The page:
Music Reviews
Imploding the Mirage

The Killers Imploding the Mirage

(Island Records) Buy it from Insound Rating - 8/10

For the last couple of years, The Killers have been on the edge of rejuvenation. The band made its name through endlessly catchy songs of unabashed honesty and heart-on-its-sleeve emotional outpourings. Only a group that fully embraced romanticism in all its wide-eyed wonder could write a line like “I’ve got soul but I’m not a soldier” and turn it into a spiritual singalong at festivals for the last 15 years. But they have struggled on the last couple of albums to reach the same heights as their early work. Imploding the Mirage succeeds where past efforts fell short, crafting a cinematic experience that stands as their most consistent work since Day & Age.

You want anthems? You’ve got anthems! This album is chockful of songs that reach beyond the stratosphere, heading into space at escape velocity. Caution paints itself as the opposite of their last album’s lead single, The Man. While that great song is all nighttime Las Vegas swagger, Caution brings across the feeling of flying through the wide-open plains of Utah, where Brandon Flowers recently moved. With quick-footed percussion, skyward synths, and upbeat acoustic strumming, the song ties some New Wave to the Springsteen vibes. And to top it off? A blistering guitar solo courtesy of Lindsey Buckingham. My Own Soul’s Warning is just as powerful, riding an earworm synth melody to an ascending chorus made for shouting from mountaintops. These tracks will be live favorites for years to come.

Although Imploding the Mirage has meteoric tendencies throughout, The Killers have other tricks up their sleeves. Dying Breed opens with a Motorik drumbeat and a wall of sunrise synths, as Flowers reaffirms his love for his wife. “There's gonna be opposition/We got everything we need,” he sings, right before the band sets the track alight. Fire in Bone saunters with unexpectedly funky bass line, as Flowers moves from skittish speak-singing to heartfelt odes. Running Towards a Place is built for long highway drives through the American West, with desert guitar lines and wonderfully bright 80s synths. Blowback starts as pure electronica, with a bubbling rhythm that sounds more like Hot Chip, though it’s unfortunately abandoned after a minute for a more traditional Killers sound.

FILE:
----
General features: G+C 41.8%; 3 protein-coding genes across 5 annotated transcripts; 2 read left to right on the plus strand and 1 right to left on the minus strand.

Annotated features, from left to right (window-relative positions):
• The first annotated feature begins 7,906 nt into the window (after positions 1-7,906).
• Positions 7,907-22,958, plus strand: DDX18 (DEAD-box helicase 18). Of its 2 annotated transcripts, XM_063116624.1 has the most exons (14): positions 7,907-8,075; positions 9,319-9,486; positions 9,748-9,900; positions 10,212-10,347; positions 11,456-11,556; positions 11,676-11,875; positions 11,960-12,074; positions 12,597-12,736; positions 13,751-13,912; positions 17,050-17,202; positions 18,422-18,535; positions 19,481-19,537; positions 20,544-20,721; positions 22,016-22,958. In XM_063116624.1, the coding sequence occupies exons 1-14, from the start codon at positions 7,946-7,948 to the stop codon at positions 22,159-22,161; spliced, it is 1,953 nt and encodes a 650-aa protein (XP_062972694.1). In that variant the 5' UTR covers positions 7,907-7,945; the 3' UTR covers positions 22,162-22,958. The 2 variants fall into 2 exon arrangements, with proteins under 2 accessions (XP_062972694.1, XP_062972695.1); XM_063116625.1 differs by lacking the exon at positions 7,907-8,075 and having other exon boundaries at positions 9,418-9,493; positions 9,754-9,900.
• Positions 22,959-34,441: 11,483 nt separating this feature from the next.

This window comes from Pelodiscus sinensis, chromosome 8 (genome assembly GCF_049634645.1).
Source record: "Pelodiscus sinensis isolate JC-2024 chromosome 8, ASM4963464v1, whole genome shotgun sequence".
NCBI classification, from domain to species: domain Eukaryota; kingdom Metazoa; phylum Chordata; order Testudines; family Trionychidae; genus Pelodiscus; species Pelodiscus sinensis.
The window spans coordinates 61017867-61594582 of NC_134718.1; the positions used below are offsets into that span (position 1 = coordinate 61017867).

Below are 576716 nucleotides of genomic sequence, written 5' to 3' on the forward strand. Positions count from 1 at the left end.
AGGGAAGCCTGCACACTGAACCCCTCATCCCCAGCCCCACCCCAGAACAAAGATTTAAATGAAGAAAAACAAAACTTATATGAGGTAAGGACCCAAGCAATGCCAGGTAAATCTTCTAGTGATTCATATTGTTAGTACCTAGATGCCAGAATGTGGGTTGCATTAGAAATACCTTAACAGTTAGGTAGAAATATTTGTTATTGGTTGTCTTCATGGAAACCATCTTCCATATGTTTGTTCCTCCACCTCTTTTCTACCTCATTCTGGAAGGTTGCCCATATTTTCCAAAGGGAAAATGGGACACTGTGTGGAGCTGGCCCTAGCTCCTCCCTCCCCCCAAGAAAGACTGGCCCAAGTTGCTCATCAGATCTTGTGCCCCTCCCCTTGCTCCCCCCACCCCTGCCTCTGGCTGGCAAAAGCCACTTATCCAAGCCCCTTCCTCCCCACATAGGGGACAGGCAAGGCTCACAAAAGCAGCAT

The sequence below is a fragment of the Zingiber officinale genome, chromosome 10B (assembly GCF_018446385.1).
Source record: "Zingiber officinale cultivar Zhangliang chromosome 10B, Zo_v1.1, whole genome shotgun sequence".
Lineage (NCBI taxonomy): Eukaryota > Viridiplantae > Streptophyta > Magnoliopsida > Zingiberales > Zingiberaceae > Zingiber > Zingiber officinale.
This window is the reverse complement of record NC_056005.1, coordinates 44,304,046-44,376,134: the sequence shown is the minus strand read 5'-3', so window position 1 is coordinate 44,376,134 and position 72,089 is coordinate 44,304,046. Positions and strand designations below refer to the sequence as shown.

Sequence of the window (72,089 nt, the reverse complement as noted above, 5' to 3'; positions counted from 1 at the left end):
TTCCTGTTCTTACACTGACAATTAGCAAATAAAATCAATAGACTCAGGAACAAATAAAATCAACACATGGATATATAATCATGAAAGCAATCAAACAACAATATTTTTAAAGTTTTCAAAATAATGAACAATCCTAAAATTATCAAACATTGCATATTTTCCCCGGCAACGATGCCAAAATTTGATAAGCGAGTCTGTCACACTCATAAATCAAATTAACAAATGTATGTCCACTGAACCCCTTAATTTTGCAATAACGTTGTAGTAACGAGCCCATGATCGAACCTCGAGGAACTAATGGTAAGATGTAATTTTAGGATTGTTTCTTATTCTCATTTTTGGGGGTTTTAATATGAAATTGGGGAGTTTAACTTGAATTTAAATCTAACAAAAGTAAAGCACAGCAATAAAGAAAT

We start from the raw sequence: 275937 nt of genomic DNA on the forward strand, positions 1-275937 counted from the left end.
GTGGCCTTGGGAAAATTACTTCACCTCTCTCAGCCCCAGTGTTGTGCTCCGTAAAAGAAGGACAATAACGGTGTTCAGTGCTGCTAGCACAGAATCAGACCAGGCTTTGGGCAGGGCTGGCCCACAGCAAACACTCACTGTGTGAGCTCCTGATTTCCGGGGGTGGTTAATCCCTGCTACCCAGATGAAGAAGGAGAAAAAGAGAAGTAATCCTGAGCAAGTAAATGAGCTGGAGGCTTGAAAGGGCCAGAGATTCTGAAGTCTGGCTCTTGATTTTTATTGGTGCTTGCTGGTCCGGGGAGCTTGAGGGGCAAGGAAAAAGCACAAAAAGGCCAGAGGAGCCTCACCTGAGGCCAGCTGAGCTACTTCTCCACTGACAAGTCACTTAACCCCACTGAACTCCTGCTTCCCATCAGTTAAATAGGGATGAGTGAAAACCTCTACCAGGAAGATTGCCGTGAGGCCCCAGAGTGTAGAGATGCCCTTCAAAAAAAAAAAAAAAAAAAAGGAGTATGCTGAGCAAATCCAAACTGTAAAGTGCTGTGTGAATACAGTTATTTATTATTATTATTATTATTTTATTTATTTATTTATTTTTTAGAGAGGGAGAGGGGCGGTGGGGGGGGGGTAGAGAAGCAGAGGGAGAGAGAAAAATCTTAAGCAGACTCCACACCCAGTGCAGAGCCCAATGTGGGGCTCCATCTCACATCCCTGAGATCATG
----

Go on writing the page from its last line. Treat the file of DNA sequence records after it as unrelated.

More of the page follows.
The group also brings on guest vocalists for a couple of songs, giving them a unique, ear-catching appeal that elevates them into album standouts. As Flowers expresses his feelings of regret and self-doubt on Lightning Fields, k.d. lang arrives as a source of encouragement, her voice gradually rising with the music in a brilliant performance. On the slow-burning My God, Flowers shared vocal duties with Weyes Blood, their voices creating unexpectedly striking and sublime harmonies. It’s one of the best songs on the album.

The only real downside to Imploding the Mirage is that it tapers out by the end. When the Dreams Run Dry and the title track both just repeat the anthemic nature of earlier songs to a lesser degree, the former wasting an intriguingly quiet start and the latter not offering anything new. If the album ended with My God, it would’ve been stronger for it.

Despite the weak ending, Imploding the Mirage is a powerful album from a hungrier and more passionate Killers that have once again embraced bombast with fearlessness, aspiration, and confidence. You can hear the band prevailing over struggles and finding the joy in making music and being alive. When it’s particularly easy to feel cynical, this album offers the same fiery hope that All These Things That I’ve Done did years ago. The Killers have got soul and they’re wearing it proudly on their sleeves once again.